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Showing posts from June, 2011

Summer of Feminista: Speaking in order to spread social justice

My name is María Villaseñor and I am in expert in Chicano/a-Latino/a Studies, and Comparative Ethnic Studies because of the expertise I developed in graduate school, and have continued developing in my work as a professor at a public university in California. I teach a number of courses in Chicano/a-Latino/a Studies including a course on Chicana/Latina Feminisms. I am also developing as an expert in mentoring undergraduates—especially Latinas, students of color, working class students, and allies. Unfortunately, I am also an expert in grading and commenting on undergraduate student essays, an expertise I have developed from giving feedback on hundreds, possibly thousands, of essays in my new (5 years so far) career as a professor. My academic and professional life have allowed me to know a number of women who could be Latina public intellectuals if given the right forum. That is, it strikes me that the role of the public intellectual is to foment public discussion and articulate in

Summer of Feminista: In Search of Nuestras Hadas Madrinas

My name is Wendy Irula Braun and I am an expert in analyzing representations of Latinas in contemporary popular culture because I have not only studied these representations, but have experienced the daily harmful effects of negative or missing images of myself and my Latina hermanas. It is not news that in most contemporary images and public discourse, Latinas are often portrayed as asexual maids, hypersexualized spitfires, and undocumented mothers of “anchor babies.” That is, if we are portrayed at all. We are rarely represented in the public eye as intellectuals, though as Linda Garcia Merchant points out in the last post , we are certainly here and doing the work despite a lack of public recognition. But it is also clear, as Veronica writes, that we do not have a “stand out Latina public intellectual akin to a Gloria Steinem or those on the top of the 100 public intellectuals list.” As Merchant mentions, we do have contenders. We have many. So why hasn’t this role been filled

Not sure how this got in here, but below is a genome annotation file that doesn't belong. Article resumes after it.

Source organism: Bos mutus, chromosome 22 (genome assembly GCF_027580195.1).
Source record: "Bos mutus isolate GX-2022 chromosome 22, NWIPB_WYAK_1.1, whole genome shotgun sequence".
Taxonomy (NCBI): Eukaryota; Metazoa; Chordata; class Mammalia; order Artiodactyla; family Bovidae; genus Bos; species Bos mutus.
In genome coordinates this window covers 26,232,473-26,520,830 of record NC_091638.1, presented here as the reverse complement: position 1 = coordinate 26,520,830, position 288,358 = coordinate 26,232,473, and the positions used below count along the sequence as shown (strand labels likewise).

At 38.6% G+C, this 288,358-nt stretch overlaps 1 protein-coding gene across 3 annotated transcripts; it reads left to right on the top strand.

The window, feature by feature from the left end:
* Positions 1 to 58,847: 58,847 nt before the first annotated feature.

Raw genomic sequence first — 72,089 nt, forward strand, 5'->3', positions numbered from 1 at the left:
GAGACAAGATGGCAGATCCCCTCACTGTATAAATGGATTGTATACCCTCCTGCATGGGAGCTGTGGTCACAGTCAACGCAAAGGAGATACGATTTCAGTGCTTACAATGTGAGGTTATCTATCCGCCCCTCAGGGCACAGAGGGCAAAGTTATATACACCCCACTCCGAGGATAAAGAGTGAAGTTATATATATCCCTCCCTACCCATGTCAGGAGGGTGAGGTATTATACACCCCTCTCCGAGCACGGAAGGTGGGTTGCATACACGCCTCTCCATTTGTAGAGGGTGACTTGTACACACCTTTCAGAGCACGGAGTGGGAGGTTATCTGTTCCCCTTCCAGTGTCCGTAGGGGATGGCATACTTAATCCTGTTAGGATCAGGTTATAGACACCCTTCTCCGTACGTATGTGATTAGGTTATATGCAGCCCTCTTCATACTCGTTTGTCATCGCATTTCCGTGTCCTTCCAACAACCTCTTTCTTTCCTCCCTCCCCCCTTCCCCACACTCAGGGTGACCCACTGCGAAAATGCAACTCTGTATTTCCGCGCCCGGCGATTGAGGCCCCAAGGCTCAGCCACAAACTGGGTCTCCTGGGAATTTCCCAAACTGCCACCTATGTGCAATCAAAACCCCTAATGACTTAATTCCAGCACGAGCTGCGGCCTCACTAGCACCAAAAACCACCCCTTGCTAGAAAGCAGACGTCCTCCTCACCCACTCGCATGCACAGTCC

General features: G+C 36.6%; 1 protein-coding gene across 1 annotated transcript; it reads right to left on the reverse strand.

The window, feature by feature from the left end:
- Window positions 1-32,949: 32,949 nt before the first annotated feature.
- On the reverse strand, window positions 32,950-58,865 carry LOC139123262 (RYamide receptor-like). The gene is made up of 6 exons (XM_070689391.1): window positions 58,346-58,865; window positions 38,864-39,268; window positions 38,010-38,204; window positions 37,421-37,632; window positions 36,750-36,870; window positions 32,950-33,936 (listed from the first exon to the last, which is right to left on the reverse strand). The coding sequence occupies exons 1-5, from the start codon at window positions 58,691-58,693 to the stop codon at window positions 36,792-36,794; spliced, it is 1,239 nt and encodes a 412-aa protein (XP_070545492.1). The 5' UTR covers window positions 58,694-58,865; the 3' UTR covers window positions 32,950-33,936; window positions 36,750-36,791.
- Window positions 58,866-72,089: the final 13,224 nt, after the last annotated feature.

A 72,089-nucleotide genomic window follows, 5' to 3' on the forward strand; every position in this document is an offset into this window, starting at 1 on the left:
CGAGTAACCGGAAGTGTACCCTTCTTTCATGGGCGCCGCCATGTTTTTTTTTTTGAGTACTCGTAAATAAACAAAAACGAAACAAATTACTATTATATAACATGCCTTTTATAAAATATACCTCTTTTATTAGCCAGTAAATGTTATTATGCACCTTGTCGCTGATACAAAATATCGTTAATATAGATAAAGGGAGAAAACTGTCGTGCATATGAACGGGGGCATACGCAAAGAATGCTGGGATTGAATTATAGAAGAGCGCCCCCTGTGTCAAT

Book Review:: Radicals in their Own Time by Michael Anthony Lawrence

Goodness gracious is this book review late! This was one of those books lost in the shuffle of the spring semester that kicked my ass. As you might be able to tell from the cover, I was interested in Radicals in their Own Time because it included Elizabeth Cady Stanton. I wasn't disappointed. Lawrence does a great job at tackling the controversies that surrounded ECS her whole life. From her upbringing, to how she was often too radical for her feminist friends to her decision to pursue women's suffrage in opposition to suffrage for freed slaves. I have read biographies of ECS and while all have touched on her controversies, none focused this closely on them. Lawrence's mission was to tell the story of the United States through the eyes and lives of five radicals who helped shape US history. It is an academic book, but not academic in speak...academic in depth. Which for a big nerd like me is fine most days. I was lucky to ask the author a few questions. Again, rememb

Sandals limit our daughters ability to be in the world

Dear Target, Payless and other sellers of shoes, As the mother of an active seven-almost-eight-year-old girl, I am asking you to please, please, please stop selling a zillion types of sandals for summer and only a limited types of actual shoes, especially sneakers. Here is a what the Target girls shoes site looks like: Note that there are *85* different types of sandals and only 15 different types of sneakers. Yet the best sellers include a boot, a sneaker and an active sandal/shoe. The Payless site looks to have the same representation of sandal versus real shoe. We stick to the lower end of shoes because well, when you have a girl who tears through shoes faster than her foot is growing out of them, you don't want to invest a lot of cash into shoes.But even at Nordstrom there are three times more sandals compared to athletic shoes. OK, some of their sandals are actually functional... Over the last few years the different type of sandals for girls has escalated and it is

Summer of Feminista: Chicanas who spoke out and inspire